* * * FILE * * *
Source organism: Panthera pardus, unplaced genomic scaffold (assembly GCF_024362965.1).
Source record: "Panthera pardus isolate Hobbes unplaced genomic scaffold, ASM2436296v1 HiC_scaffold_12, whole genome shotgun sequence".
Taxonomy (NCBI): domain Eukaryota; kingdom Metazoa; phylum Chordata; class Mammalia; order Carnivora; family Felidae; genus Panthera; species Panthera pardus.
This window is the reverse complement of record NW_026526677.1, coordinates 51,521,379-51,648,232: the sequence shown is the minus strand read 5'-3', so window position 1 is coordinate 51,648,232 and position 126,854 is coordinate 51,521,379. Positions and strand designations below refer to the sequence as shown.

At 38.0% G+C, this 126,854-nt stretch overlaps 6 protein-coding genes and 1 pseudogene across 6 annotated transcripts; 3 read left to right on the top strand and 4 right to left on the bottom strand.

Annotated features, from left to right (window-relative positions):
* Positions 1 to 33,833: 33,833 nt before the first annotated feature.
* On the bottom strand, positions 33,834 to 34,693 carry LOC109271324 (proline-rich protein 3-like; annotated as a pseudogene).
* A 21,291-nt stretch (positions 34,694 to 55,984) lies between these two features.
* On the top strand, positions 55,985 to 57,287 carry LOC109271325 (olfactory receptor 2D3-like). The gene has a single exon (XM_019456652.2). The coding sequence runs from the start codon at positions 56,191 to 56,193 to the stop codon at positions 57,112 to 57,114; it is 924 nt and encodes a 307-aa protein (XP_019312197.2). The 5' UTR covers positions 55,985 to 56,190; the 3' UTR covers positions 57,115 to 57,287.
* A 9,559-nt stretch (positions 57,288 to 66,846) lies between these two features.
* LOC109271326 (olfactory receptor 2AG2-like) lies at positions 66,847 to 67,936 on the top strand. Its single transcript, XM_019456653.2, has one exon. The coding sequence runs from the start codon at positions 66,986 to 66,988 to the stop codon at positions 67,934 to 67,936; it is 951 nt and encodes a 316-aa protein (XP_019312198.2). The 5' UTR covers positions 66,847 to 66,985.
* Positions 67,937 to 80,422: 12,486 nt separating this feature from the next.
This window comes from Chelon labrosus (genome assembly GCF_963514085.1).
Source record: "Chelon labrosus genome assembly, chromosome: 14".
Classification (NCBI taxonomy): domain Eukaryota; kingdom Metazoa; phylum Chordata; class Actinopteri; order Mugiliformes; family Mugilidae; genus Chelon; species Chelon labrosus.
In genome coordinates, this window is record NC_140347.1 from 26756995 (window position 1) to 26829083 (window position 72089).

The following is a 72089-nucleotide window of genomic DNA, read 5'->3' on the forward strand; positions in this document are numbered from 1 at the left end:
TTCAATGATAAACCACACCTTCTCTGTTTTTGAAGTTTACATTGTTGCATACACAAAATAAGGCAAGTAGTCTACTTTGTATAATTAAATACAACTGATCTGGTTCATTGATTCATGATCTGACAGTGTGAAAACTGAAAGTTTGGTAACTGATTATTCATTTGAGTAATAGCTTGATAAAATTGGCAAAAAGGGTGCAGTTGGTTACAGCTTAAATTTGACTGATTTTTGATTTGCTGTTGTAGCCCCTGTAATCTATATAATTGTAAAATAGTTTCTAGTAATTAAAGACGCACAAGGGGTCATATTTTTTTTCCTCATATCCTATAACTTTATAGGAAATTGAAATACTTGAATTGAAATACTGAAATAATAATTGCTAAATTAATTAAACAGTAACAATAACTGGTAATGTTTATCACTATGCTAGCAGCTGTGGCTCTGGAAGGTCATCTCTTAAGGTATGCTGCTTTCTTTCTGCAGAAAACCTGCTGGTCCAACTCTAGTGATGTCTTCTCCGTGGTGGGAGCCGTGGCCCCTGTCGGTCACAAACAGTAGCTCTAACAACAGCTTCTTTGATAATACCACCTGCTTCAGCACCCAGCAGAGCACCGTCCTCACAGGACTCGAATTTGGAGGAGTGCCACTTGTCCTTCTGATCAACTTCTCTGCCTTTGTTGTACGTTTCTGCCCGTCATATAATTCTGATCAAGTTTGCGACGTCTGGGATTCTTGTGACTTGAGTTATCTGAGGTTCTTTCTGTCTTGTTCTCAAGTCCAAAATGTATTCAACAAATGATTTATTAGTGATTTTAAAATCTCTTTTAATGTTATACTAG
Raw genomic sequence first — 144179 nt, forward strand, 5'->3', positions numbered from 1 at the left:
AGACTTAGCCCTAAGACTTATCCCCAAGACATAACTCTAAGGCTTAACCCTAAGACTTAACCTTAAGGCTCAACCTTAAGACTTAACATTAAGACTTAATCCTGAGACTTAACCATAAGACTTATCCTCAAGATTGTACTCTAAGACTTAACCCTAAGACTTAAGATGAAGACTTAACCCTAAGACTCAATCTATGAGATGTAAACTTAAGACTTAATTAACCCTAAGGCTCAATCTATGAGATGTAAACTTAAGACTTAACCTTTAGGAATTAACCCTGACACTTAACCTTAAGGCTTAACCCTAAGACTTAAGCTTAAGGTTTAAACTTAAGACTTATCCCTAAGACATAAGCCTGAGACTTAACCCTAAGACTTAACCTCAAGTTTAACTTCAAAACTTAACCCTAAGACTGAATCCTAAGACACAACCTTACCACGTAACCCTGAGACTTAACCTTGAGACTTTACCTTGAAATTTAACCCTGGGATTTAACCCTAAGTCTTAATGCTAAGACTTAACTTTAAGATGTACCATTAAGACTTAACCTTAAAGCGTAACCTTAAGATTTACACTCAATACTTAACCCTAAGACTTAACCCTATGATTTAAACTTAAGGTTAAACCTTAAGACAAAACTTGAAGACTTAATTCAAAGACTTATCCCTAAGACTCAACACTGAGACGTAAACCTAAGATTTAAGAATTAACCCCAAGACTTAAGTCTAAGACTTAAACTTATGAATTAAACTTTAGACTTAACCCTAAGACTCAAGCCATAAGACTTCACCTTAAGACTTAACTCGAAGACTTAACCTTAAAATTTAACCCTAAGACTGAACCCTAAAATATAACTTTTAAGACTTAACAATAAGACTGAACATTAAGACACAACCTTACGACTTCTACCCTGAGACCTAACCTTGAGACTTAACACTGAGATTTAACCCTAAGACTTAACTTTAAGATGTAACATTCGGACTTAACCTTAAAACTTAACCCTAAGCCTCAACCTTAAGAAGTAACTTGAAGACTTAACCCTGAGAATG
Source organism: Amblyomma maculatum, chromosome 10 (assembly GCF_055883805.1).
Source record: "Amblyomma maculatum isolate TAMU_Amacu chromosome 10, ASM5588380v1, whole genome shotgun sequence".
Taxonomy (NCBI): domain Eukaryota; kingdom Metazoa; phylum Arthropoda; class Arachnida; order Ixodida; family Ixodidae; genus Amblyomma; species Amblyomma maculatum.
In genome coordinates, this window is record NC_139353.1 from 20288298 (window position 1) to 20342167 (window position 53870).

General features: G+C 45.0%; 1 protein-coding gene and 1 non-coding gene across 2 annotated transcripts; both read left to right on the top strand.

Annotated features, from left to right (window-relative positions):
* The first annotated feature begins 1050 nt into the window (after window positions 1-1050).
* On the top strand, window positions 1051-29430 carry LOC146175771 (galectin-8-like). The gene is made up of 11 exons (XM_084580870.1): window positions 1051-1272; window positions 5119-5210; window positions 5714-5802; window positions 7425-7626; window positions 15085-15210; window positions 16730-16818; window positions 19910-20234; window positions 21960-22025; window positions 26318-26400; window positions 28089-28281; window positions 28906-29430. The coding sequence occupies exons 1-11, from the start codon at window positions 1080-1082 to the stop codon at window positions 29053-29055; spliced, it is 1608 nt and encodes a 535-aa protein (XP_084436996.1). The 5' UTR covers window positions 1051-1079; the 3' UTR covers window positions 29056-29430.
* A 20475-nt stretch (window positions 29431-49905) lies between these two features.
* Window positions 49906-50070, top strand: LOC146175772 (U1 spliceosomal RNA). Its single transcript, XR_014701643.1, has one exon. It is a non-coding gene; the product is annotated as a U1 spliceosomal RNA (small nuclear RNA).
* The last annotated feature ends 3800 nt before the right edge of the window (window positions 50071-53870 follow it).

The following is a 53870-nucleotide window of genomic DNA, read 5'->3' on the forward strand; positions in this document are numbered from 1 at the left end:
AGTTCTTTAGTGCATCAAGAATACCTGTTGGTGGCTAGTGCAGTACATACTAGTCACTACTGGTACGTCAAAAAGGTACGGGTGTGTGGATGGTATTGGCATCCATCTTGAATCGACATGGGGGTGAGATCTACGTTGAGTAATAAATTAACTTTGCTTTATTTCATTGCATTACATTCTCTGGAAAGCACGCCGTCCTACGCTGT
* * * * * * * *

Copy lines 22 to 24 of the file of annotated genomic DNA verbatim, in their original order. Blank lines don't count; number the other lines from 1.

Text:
Source organism: Amblyomma maculatum, chromosome 10 (assembly GCF_055883805.1).
Source record: "Amblyomma maculatum isolate TAMU_Amacu chromosome 10, ASM5588380v1, whole genome shotgun sequence".
Taxonomy (NCBI): domain Eukaryota; kingdom Metazoa; phylum Arthropoda; class Arachnida; order Ixodida; family Ixodidae; genus Amblyomma; species Amblyomma maculatum.